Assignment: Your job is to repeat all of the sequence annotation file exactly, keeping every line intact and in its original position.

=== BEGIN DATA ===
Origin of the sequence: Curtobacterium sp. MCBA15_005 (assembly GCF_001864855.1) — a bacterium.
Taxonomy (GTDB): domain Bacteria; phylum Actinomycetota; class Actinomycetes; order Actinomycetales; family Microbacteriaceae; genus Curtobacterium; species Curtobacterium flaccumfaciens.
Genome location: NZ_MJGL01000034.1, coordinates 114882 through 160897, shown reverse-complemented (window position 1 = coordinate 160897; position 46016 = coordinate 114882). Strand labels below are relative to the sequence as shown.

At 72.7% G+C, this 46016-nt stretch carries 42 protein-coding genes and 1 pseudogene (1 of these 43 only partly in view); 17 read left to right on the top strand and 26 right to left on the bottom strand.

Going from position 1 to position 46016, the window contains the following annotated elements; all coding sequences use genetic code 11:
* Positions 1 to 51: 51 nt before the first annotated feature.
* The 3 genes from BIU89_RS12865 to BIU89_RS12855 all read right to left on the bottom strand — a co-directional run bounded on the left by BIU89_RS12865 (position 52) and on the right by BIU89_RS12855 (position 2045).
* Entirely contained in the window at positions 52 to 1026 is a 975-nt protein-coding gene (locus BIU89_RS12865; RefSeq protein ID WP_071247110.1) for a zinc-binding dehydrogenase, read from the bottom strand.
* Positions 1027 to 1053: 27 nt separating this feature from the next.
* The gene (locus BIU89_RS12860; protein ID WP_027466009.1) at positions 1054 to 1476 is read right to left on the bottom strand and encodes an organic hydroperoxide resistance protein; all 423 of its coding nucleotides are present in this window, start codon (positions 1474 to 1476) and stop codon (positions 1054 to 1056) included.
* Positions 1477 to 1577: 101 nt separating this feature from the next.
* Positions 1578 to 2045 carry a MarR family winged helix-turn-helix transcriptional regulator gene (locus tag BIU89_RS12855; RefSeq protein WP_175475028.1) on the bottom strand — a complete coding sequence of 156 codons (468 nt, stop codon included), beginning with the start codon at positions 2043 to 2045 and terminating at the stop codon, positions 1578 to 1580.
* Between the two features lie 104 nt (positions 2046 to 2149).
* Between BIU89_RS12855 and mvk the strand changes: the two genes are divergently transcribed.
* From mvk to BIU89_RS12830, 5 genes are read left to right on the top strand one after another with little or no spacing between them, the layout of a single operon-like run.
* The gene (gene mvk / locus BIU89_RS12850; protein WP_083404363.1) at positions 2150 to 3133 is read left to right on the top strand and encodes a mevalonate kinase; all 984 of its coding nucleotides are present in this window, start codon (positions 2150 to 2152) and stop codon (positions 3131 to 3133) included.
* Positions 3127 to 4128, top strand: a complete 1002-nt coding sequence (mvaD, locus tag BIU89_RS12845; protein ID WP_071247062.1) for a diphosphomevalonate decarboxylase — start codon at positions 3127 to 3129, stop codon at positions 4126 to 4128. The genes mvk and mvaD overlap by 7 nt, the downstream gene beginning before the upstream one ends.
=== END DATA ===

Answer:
Origin of the sequence: Curtobacterium sp. MCBA15_005 (assembly GCF_001864855.1) — a bacterium.
Taxonomy (GTDB): domain Bacteria; phylum Actinomycetota; class Actinomycetes; order Actinomycetales; family Microbacteriaceae; genus Curtobacterium; species Curtobacterium flaccumfaciens.
Genome location: NZ_MJGL01000034.1, coordinates 114882 through 160897, shown reverse-complemented (window position 1 = coordinate 160897; position 46016 = coordinate 114882). Strand labels below are relative to the sequence as shown.

At 72.7% G+C, this 46016-nt stretch carries 42 protein-coding genes and 1 pseudogene (1 of these 43 only partly in view); 17 read left to right on the top strand and 26 right to left on the bottom strand.

Going from position 1 to position 46016, the window contains the following annotated elements; all coding sequences use genetic code 11:
* Positions 1 to 51: 51 nt before the first annotated feature.
* The 3 genes from BIU89_RS12865 to BIU89_RS12855 all read right to left on the bottom strand — a co-directional run bounded on the left by BIU89_RS12865 (position 52) and on the right by BIU89_RS12855 (position 2045).
* Entirely contained in the window at positions 52 to 1026 is a 975-nt protein-coding gene (locus BIU89_RS12865; RefSeq protein ID WP_071247110.1) for a zinc-binding dehydrogenase, read from the bottom strand.
* Positions 1027 to 1053: 27 nt separating this feature from the next.
* The gene (locus BIU89_RS12860; protein ID WP_027466009.1) at positions 1054 to 1476 is read right to left on the bottom strand and encodes an organic hydroperoxide resistance protein; all 423 of its coding nucleotides are present in this window, start codon (positions 1474 to 1476) and stop codon (positions 1054 to 1056) included.
* Positions 1477 to 1577: 101 nt separating this feature from the next.
* Positions 1578 to 2045 carry a MarR family winged helix-turn-helix transcriptional regulator gene (locus tag BIU89_RS12855; RefSeq protein WP_175475028.1) on the bottom strand — a complete coding sequence of 156 codons (468 nt, stop codon included), beginning with the start codon at positions 2043 to 2045 and terminating at the stop codon, positions 1578 to 1580.
* Between the two features lie 104 nt (positions 2046 to 2149).
* Between BIU89_RS12855 and mvk the strand changes: the two genes are divergently transcribed.
* From mvk to BIU89_RS12830, 5 genes are read left to right on the top strand one after another with little or no spacing between them, the layout of a single operon-like run.
* The gene (gene mvk / locus BIU89_RS12850; protein WP_083404363.1) at positions 2150 to 3133 is read left to right on the top strand and encodes a mevalonate kinase; all 984 of its coding nucleotides are present in this window, start codon (positions 2150 to 2152) and stop codon (positions 3131 to 3133) included.
* Positions 3127 to 4128, top strand: a complete 1002-nt coding sequence (mvaD, locus tag BIU89_RS12845; protein ID WP_071247062.1) for a diphosphomevalonate decarboxylase — start codon at positions 3127 to 3129, stop codon at positions 4126 to 4128. The genes mvk and mvaD overlap by 7 nt, the downstream gene beginning before the upstream one ends.